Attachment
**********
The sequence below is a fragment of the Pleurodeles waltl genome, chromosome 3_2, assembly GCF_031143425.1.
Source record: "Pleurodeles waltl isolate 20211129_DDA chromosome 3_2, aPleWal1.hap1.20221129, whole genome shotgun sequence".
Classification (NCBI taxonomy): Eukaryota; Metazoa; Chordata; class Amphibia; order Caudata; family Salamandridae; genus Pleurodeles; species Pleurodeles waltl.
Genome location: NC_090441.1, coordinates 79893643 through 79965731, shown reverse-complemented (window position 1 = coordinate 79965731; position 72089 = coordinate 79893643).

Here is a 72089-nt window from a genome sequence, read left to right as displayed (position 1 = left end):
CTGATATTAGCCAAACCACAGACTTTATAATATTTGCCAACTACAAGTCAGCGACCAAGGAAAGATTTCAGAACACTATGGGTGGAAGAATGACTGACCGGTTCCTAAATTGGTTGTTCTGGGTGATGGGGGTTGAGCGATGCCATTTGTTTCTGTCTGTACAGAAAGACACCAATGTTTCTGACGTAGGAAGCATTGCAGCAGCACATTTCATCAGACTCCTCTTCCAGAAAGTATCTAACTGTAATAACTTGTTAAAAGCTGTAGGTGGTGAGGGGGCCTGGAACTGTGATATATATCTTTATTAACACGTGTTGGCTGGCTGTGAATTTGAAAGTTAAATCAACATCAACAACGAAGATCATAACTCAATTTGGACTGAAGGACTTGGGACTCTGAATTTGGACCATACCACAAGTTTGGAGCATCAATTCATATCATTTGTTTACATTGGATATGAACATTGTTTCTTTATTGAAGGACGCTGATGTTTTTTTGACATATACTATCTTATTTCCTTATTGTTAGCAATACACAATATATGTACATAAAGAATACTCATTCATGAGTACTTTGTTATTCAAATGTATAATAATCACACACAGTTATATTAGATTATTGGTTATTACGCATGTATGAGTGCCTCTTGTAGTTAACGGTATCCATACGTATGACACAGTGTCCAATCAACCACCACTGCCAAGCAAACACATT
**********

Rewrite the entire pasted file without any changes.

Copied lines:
The sequence below is a fragment of the Pleurodeles waltl genome, chromosome 3_2, assembly GCF_031143425.1.
Source record: "Pleurodeles waltl isolate 20211129_DDA chromosome 3_2, aPleWal1.hap1.20221129, whole genome shotgun sequence".
Classification (NCBI taxonomy): Eukaryota; Metazoa; Chordata; class Amphibia; order Caudata; family Salamandridae; genus Pleurodeles; species Pleurodeles waltl.
Genome location: NC_090441.1, coordinates 79893643 through 79965731, shown reverse-complemented (window position 1 = coordinate 79965731; position 72089 = coordinate 79893643).

Here is a 72089-nt window from a genome sequence, read left to right as displayed (position 1 = left end):
CTGATATTAGCCAAACCACAGACTTTATAATATTTGCCAACTACAAGTCAGCGACCAAGGAAAGATTTCAGAACACTATGGGTGGAAGAATGACTGACCGGTTCCTAAATTGGTTGTTCTGGGTGATGGGGGTTGAGCGATGCCATTTGTTTCTGTCTGTACAGAAAGACACCAATGTTTCTGACGTAGGAAGCATTGCAGCAGCACATTTCATCAGACTCCTCTTCCAGAAAGTATCTAACTGTAATAACTTGTTAAAAGCTGTAGGTGGTGAGGGGGCCTGGAACTGTGATATATATCTTTATTAACACGTGTTGGCTGGCTGTGAATTTGAAAGTTAAATCAACATCAACAACGAAGATCATAACTCAATTTGGACTGAAGGACTTGGGACTCTGAATTTGGACCATACCACAAGTTTGGAGCATCAATTCATATCATTTGTTTACATTGGATATGAACATTGTTTCTTTATTGAAGGACGCTGATGTTTTTTTGACATATACTATCTTATTTCCTTATTGTTAGCAATACACAATATATGTACATAAAGAATACTCATTCATGAGTACTTTGTTATTCAAATGTATAATAATCACACACAGTTATATTAGATTATTGGTTATTACGCATGTATGAGTGCCTCTTGTAGTTAACGGTATCCATACGTATGACACAGTGTCCAATCAACCACCACTGCCAAGCAAACACATT